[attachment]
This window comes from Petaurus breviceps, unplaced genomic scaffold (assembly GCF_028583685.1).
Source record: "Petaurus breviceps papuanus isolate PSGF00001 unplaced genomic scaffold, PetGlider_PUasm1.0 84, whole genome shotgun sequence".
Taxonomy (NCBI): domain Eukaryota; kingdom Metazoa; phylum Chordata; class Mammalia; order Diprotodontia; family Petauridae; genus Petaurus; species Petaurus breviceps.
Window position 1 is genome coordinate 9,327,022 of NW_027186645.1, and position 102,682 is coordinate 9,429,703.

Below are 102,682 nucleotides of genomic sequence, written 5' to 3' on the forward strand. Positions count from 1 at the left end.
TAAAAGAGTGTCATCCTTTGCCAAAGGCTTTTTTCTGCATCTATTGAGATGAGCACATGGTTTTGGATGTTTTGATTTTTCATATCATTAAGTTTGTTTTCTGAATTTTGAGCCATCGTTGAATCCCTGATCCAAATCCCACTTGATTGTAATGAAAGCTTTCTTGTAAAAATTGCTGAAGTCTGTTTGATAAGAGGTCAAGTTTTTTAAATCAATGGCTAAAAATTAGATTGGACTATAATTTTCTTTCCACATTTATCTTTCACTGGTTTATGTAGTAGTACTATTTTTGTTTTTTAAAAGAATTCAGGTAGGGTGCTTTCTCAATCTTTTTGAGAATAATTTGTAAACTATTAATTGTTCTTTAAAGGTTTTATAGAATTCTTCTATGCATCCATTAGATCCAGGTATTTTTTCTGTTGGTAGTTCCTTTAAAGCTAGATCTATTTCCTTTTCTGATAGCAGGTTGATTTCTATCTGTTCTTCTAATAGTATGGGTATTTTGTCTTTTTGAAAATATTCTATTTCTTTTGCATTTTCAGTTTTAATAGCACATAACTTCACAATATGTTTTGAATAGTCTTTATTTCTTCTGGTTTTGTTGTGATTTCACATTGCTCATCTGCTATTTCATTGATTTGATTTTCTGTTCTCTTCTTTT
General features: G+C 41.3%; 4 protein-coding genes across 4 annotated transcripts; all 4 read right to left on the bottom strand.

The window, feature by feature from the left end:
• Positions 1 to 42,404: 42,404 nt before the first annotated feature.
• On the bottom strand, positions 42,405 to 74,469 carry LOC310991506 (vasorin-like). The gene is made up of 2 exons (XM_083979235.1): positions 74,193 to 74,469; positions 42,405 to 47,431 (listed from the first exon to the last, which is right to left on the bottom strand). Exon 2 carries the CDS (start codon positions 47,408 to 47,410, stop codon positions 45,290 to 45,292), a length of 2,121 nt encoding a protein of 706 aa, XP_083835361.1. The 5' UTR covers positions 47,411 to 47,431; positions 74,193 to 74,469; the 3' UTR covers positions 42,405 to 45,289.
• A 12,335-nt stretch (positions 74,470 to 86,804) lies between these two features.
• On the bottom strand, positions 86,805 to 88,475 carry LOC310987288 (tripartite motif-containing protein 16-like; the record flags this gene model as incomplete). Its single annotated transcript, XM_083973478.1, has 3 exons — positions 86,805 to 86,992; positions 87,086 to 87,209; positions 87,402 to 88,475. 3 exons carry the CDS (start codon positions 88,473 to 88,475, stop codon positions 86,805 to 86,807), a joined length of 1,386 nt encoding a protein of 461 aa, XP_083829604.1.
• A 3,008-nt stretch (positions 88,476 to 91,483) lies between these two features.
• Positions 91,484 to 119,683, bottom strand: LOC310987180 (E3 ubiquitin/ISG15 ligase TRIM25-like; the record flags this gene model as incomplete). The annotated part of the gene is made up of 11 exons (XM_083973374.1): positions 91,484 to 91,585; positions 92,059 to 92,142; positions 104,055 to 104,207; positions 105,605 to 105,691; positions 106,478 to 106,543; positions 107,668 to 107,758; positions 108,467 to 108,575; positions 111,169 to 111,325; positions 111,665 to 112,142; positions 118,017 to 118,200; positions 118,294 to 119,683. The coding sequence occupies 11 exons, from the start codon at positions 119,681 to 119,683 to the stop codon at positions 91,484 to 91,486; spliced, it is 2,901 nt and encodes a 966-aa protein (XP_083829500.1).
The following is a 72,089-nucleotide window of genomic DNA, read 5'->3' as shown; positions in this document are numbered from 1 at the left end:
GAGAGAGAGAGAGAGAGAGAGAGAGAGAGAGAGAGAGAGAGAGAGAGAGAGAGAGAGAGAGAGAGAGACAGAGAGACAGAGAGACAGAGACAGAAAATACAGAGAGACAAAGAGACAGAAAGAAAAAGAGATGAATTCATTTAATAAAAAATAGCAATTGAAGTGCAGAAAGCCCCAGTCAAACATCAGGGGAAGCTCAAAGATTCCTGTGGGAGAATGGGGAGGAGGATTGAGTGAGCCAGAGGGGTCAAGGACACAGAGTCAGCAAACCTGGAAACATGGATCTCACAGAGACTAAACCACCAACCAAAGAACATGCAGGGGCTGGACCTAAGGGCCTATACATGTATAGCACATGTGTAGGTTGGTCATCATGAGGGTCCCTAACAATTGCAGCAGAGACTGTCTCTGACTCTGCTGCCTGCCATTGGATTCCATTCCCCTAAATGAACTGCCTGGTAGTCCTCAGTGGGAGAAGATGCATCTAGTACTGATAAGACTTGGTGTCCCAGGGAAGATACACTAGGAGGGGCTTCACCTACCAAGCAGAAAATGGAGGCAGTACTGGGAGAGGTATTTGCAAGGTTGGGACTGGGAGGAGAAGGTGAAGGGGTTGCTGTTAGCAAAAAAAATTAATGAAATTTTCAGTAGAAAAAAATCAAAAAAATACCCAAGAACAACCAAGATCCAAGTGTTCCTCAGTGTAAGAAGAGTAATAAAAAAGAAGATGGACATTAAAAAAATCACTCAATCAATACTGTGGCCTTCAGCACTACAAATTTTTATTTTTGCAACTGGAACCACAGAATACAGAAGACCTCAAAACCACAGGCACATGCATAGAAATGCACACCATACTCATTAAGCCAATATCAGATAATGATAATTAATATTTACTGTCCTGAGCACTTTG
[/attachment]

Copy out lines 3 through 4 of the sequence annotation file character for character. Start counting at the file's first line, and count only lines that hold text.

Taxonomy (NCBI): domain Eukaryota; kingdom Metazoa; phylum Chordata; class Mammalia; order Diprotodontia; family Petauridae; genus Petaurus; species Petaurus breviceps.
Window position 1 is genome coordinate 9,327,022 of NW_027186645.1, and position 102,682 is coordinate 9,429,703.